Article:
Friday 20 September 2019

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Politics | Toppling Games

Is President's Rule inevitable ?

 

Is getting Article 356 of the Constitution invoked inevitable for the Bharatiya Janata Party, who is otherwise opposed to this provision, to overcome the Goa crisis?

This is being debated here in the legal and political circles, after dissolving the 32-month old Assembly last week under Art 174 (2) B. The annual budget however is yet to be presented by the BJP government ruling the state.

 

Chief minister Manohar Parrikar insists that he can get the budget presented and passed in the Parliament, in absence of the state Assembly. The legal experts contradict it, pointing out that this exercise can be carried out only under Art 356 and not when the House is dissolved under Art 174 (2) B.

 

"Mr Parrikar will have no other option than to resign while getting Art 356 invoked before 31 March", opined Uday Bhembre, editor of Sunaprant and a lawyer by profession, at a seminar organised by the Goa Union of Journalists to debate upon fall-outs of the dissolution.

 

Dr Kashinath Jalmi, general secretary of the Maharashtrawadi Gomantak Party, has described it as a state of ‘financial emergency’ by going for hasty dissolution without presenting the budget. The budget session was to begin on 13 March while the House was dissolved on 27 February.

 

In case Parrikar intends to go to the Parliament, Adv Cleofato Almeida Coutinho, another legal expert, feels the only option is to explore the power of Parliament under Art 249 to legislate in respect of a State subject in the "national interest".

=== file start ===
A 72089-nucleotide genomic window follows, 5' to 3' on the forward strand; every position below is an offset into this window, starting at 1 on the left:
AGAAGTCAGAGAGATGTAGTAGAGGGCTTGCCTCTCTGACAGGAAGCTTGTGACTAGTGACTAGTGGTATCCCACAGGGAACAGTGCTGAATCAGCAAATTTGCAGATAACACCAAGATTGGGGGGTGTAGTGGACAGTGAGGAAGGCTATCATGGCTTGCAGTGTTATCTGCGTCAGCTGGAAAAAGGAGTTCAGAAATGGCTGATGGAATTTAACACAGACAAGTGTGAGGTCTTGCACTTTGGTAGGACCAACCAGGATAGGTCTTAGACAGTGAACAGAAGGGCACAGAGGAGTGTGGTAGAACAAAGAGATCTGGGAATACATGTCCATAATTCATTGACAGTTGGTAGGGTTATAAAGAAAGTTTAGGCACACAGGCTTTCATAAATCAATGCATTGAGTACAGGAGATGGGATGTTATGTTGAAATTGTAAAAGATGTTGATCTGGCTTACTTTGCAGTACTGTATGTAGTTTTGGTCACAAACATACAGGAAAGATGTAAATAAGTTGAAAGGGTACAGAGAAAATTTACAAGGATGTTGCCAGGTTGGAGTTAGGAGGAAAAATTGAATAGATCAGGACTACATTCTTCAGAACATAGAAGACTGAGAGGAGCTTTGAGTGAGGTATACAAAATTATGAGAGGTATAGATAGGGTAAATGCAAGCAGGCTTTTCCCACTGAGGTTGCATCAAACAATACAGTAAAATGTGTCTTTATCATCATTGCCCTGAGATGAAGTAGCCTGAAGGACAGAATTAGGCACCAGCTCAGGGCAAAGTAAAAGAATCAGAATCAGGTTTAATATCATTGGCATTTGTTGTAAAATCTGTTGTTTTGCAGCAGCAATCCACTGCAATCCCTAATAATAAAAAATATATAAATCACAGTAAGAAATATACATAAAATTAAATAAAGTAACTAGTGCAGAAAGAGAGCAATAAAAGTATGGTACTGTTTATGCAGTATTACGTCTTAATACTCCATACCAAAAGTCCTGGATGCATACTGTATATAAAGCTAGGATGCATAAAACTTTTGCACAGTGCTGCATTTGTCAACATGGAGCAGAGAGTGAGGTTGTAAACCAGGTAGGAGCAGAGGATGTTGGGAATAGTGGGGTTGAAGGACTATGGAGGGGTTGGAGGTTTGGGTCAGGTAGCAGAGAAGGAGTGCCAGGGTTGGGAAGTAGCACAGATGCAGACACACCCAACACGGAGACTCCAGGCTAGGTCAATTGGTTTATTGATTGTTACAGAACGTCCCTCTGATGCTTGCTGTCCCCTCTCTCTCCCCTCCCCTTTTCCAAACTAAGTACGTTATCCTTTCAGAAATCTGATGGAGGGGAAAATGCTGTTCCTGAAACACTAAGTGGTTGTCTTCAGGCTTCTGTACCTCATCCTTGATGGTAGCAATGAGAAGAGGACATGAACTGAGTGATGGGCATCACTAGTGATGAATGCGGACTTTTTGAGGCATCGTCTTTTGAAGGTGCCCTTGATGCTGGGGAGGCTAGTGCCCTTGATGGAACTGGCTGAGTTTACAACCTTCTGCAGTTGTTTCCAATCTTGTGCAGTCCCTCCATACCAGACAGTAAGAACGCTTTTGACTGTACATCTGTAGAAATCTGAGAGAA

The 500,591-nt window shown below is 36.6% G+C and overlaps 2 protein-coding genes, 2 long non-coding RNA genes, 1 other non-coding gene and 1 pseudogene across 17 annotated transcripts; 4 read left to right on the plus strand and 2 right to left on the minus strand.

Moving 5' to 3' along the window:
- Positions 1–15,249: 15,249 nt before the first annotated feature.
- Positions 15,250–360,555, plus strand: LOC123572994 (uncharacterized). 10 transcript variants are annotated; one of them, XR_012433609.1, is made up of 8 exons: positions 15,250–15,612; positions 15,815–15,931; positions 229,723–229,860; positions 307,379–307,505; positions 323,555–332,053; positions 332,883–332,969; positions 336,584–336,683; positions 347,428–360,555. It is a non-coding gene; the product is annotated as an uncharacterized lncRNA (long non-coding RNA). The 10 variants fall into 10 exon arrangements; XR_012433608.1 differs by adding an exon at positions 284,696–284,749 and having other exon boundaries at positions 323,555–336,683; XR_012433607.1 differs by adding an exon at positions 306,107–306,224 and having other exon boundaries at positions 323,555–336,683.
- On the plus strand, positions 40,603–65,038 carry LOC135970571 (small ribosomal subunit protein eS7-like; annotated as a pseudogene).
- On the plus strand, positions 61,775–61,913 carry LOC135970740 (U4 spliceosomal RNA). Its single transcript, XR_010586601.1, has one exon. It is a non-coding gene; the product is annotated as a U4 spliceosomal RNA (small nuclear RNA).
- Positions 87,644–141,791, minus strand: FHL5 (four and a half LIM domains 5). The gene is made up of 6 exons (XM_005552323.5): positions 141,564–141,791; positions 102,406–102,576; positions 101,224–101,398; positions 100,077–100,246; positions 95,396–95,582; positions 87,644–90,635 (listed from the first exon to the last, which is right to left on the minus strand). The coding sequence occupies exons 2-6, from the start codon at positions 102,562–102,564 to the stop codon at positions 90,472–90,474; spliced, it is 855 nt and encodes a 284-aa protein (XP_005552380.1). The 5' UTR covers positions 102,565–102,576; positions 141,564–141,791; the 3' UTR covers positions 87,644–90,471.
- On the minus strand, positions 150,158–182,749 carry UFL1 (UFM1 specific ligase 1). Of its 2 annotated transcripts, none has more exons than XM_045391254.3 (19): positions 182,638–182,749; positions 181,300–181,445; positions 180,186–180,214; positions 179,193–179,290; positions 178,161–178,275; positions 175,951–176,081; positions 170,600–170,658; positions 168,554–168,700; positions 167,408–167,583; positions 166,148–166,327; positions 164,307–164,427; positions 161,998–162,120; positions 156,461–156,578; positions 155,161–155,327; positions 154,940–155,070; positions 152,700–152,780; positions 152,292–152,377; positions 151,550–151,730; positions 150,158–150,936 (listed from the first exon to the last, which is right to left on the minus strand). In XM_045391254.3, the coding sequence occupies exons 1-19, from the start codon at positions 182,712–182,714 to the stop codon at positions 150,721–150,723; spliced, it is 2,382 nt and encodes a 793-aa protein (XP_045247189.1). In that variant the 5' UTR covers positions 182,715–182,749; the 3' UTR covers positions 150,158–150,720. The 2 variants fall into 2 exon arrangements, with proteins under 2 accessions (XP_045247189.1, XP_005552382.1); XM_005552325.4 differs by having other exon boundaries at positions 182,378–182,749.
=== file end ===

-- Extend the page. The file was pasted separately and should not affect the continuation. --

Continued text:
While Art 249 has never been touched so far, the Rajya Sabha declares by a resolution supported by two-thirds majority of the members present and voting that it is necessary and expedient that the Parliament should make a law. But the BJP at the centre does not even have a simple majority in the upper House.

 

Rather than exploring this, Parrikar talks about two more options available with him, while stating that budget need not be presented before 31 March and non-passing of the budget is not a constitutional crisis. "What can form a constitutional crisis is the failure of the state to pay salaries and meet other expenses", he adds.

 

He thus plans to explore the first option to invoke Art 206 (c) to pass an expenditure grant to take care of state expenses for four months, before which fresh elections could be held. "The cabinet can approve it and an ordinance can be passed under Art 213, read with Art 162 of the Constitution", states Parrikar.

 

Quoting constitutional luminary M P Jain, Adv Coutinho however points out that there is a clear embargo on the power of the governor to enact the Finance Act or the Appropriation Act through the ordinances.

 

Prabhakar Timble, companion of Adv Coutinho, also rules out the second option of the chief minister under Art 267, to increase the contingency fund to the extent of vote on account with cabinet approval, followed by an ordinance. "To invoke this clause to solve the constitutional deadlock or political contingency would be perverse and a fraud on constitution", he quips.

 

According to both the legal experts, contingency is related to pre-prepared, pre-determined or pre-sanctioned financial statement. In the absence of the financial statement or budget, the contingency cannot be assessed.

 

While assuring Goans that an appropriate vote on account will be issued soon through an ordinance, Parrikar however states: "Let it not be forgotten that it is I, as the chief minister, ought to be more worried about the budget and not they".






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